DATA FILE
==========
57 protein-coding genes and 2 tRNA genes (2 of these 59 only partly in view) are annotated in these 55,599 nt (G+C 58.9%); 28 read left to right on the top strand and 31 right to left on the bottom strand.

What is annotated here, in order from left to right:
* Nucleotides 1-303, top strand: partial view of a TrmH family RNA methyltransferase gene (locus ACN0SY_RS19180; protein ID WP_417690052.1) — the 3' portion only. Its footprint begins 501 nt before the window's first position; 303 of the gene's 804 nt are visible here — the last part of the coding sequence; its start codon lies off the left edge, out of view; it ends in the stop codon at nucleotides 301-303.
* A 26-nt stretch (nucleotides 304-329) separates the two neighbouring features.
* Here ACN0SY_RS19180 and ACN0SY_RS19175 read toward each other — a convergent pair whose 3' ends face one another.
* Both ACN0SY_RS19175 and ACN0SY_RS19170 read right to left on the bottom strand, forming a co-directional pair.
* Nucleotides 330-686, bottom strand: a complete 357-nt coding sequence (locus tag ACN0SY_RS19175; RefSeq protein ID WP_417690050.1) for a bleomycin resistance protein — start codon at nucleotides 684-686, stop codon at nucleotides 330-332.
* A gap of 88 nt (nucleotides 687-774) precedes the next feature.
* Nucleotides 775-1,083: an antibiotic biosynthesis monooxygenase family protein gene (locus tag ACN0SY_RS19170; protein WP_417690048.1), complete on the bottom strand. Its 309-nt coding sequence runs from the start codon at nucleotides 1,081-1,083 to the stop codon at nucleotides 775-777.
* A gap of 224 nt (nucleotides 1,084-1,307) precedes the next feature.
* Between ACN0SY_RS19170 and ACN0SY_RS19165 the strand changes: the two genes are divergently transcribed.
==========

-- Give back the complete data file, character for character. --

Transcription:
57 protein-coding genes and 2 tRNA genes (2 of these 59 only partly in view) are annotated in these 55,599 nt (G+C 58.9%); 28 read left to right on the top strand and 31 right to left on the bottom strand.

What is annotated here, in order from left to right:
* Nucleotides 1-303, top strand: partial view of a TrmH family RNA methyltransferase gene (locus ACN0SY_RS19180; protein ID WP_417690052.1) — the 3' portion only. Its footprint begins 501 nt before the window's first position; 303 of the gene's 804 nt are visible here — the last part of the coding sequence; its start codon lies off the left edge, out of view; it ends in the stop codon at nucleotides 301-303.
* A 26-nt stretch (nucleotides 304-329) separates the two neighbouring features.
* Here ACN0SY_RS19180 and ACN0SY_RS19175 read toward each other — a convergent pair whose 3' ends face one another.
* Both ACN0SY_RS19175 and ACN0SY_RS19170 read right to left on the bottom strand, forming a co-directional pair.
* Nucleotides 330-686, bottom strand: a complete 357-nt coding sequence (locus tag ACN0SY_RS19175; RefSeq protein ID WP_417690050.1) for a bleomycin resistance protein — start codon at nucleotides 684-686, stop codon at nucleotides 330-332.
* A gap of 88 nt (nucleotides 687-774) precedes the next feature.
* Nucleotides 775-1,083: an antibiotic biosynthesis monooxygenase family protein gene (locus tag ACN0SY_RS19170; protein WP_417690048.1), complete on the bottom strand. Its 309-nt coding sequence runs from the start codon at nucleotides 1,081-1,083 to the stop codon at nucleotides 775-777.
* A gap of 224 nt (nucleotides 1,084-1,307) precedes the next feature.
* Between ACN0SY_RS19170 and ACN0SY_RS19165 the strand changes: the two genes are divergently transcribed.